Special provisions likely for J&K residents in jobs, land rights-The Hindu- 04-01-2020


Government considering special status for the Union Territories of Jammu and Kashmir and Ladakh.


The Central government had revoked the special status of Jammu and Kashmir under Article 370 and Article 35A of the Constitution on 6th August 2019.

The state of Jammu and Kashmir was bifurcated into two Union Territories of J&K and Ladakh.

Article 35A enabled the J&K legislature to decide the “permanent residents” of the State. It ensured job reservation for its residents and allowed the state to prohibit a non-J&K resident from buying a property in the State.

Post the revoking of Article 35A, several sections and groups from Jammu and Kashmir had expressed concerns about losing their special status and apprehension of losing land and jobs to outsiders.


The Centre is considering a proposal to grant special status to J&K through the provision of Article 371.
The proposed move will provide protection to domiciles of Jammu and Kashmir in government jobs, educational institutions and land rights.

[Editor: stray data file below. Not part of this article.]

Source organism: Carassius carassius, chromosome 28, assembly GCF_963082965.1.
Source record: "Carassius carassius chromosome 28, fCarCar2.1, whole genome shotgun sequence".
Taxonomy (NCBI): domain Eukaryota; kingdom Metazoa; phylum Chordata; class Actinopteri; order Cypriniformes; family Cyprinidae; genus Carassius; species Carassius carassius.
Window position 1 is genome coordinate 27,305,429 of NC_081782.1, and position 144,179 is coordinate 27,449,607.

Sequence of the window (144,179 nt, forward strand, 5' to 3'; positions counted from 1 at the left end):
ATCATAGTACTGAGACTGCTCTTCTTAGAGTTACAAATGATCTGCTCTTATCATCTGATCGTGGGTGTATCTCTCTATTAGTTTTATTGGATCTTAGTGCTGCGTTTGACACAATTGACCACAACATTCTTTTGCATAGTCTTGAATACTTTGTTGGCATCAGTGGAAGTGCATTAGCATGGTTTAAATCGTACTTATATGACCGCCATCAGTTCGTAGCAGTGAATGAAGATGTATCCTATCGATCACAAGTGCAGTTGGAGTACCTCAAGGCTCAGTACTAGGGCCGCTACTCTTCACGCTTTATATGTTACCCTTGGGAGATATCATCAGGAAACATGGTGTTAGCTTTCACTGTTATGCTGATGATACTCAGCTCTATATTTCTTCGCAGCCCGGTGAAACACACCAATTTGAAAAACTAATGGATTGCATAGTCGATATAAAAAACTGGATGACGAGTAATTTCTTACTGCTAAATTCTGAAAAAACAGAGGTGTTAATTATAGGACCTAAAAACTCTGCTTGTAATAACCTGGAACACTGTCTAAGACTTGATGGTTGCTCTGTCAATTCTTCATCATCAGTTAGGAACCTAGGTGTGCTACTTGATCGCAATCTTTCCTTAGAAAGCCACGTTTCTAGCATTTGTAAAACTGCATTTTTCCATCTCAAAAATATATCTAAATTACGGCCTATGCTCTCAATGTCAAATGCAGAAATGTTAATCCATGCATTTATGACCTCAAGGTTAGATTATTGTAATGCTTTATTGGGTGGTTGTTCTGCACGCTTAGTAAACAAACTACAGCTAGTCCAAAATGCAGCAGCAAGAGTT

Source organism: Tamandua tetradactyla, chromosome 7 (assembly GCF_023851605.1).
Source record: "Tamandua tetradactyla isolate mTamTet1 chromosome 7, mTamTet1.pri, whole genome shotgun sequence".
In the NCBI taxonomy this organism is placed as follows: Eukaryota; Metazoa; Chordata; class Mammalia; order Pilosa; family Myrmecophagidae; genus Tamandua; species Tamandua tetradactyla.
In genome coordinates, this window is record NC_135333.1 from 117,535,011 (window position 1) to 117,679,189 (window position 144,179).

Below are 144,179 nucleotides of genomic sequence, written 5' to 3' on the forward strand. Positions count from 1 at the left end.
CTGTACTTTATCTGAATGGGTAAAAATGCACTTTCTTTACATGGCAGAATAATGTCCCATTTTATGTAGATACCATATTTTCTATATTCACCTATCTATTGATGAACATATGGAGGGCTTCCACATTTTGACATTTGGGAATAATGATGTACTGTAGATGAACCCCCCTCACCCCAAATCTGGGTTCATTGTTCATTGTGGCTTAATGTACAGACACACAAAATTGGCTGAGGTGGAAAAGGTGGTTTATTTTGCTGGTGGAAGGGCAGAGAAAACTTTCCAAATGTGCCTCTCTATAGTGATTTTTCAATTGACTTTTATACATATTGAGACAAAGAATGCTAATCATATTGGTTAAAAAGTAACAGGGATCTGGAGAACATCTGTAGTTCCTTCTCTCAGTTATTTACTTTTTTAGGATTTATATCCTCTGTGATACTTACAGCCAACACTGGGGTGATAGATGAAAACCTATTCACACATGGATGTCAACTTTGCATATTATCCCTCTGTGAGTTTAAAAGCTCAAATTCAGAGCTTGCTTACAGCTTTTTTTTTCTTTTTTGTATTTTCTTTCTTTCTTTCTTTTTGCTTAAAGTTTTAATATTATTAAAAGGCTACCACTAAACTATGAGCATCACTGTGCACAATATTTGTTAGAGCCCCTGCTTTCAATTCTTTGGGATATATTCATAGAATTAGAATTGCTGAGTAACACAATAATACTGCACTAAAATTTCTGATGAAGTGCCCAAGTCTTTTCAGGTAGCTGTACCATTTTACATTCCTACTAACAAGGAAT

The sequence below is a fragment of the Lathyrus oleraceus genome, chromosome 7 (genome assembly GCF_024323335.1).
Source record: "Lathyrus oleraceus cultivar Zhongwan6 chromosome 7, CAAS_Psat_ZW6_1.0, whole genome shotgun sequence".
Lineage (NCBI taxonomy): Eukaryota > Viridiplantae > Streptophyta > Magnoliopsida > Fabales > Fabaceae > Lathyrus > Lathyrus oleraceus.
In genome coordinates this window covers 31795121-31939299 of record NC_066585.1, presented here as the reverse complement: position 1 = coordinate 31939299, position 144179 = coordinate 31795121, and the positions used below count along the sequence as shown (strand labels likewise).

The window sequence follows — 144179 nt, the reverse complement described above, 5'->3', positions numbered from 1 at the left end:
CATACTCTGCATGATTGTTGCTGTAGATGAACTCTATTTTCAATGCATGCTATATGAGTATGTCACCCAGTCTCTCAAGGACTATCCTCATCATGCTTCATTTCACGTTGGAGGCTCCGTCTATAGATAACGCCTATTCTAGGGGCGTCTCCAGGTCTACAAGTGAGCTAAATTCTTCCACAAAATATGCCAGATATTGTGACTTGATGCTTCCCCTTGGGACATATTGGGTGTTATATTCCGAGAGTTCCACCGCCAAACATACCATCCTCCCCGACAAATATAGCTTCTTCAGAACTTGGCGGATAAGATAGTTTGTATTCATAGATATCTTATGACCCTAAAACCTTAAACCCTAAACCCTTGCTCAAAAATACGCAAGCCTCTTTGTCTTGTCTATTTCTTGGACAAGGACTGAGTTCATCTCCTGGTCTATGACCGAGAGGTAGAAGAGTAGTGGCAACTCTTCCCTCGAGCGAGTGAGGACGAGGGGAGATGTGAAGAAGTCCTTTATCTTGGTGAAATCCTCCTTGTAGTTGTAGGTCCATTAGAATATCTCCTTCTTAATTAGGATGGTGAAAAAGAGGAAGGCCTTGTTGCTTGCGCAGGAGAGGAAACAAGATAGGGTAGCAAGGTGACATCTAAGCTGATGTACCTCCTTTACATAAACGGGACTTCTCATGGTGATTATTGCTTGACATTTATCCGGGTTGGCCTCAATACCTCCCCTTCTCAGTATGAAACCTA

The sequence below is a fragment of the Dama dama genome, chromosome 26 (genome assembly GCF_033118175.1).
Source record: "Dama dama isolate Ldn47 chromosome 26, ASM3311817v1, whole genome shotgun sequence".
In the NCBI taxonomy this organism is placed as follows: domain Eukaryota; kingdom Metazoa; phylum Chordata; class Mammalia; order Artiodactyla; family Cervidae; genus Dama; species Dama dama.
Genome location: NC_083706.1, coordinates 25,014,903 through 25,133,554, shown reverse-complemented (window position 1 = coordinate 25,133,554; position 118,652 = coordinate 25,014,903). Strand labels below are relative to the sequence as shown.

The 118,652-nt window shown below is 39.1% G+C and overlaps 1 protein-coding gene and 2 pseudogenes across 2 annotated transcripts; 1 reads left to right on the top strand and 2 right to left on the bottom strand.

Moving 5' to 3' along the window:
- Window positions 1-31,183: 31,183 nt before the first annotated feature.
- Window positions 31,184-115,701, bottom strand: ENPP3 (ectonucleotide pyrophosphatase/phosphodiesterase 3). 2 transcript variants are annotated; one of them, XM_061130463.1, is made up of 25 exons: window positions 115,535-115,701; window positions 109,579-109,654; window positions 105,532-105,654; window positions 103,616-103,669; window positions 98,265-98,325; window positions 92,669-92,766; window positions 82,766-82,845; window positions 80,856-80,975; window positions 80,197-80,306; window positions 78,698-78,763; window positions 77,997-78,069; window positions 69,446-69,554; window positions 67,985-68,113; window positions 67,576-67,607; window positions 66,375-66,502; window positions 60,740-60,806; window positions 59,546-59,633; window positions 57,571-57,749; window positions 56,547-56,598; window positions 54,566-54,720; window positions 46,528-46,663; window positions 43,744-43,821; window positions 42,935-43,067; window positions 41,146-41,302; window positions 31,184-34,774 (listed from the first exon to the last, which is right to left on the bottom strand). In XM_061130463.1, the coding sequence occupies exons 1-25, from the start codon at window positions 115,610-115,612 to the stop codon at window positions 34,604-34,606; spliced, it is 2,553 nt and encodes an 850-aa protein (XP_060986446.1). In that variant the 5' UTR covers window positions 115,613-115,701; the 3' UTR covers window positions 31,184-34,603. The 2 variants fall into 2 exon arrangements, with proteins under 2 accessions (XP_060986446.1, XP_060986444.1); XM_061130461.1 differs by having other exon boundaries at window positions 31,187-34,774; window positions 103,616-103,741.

The major provision under consideration involves implementing the mandatory requirement of continuous stay in the region for a minimum of 15 years before applying for a job in the government sector. This will ensure that the locals will be more likely to get government jobs in the state.

Special provisions are being examined on the lines of those in Himachal Pradesh and Uttarakhand with regard to land rights. The provisions pertain to regulating ownership and transfer of land to conserve the limited resources available for development. This will ensure land ownership remains within the residents of the state.

The proposed regulations will ensure that the State of Jammu and Kashmir preserves its unique identity.

Apart from Jammu and Kashmir, special provisions have been provided to some other states under the Constitution of India, listed in Articles 371 and 371(A-J). While Articles 370 and 371 have been a part of the Constitution since January 26, 1950, Articles 371(A-J) were incorporated through amendments under Article 368, which lays down the power of the Parliament to amend the Constitution and procedure therefor.

There are 12 States including Himachal Pradesh where provisions of special status under Article 371 of the Constitution apply.

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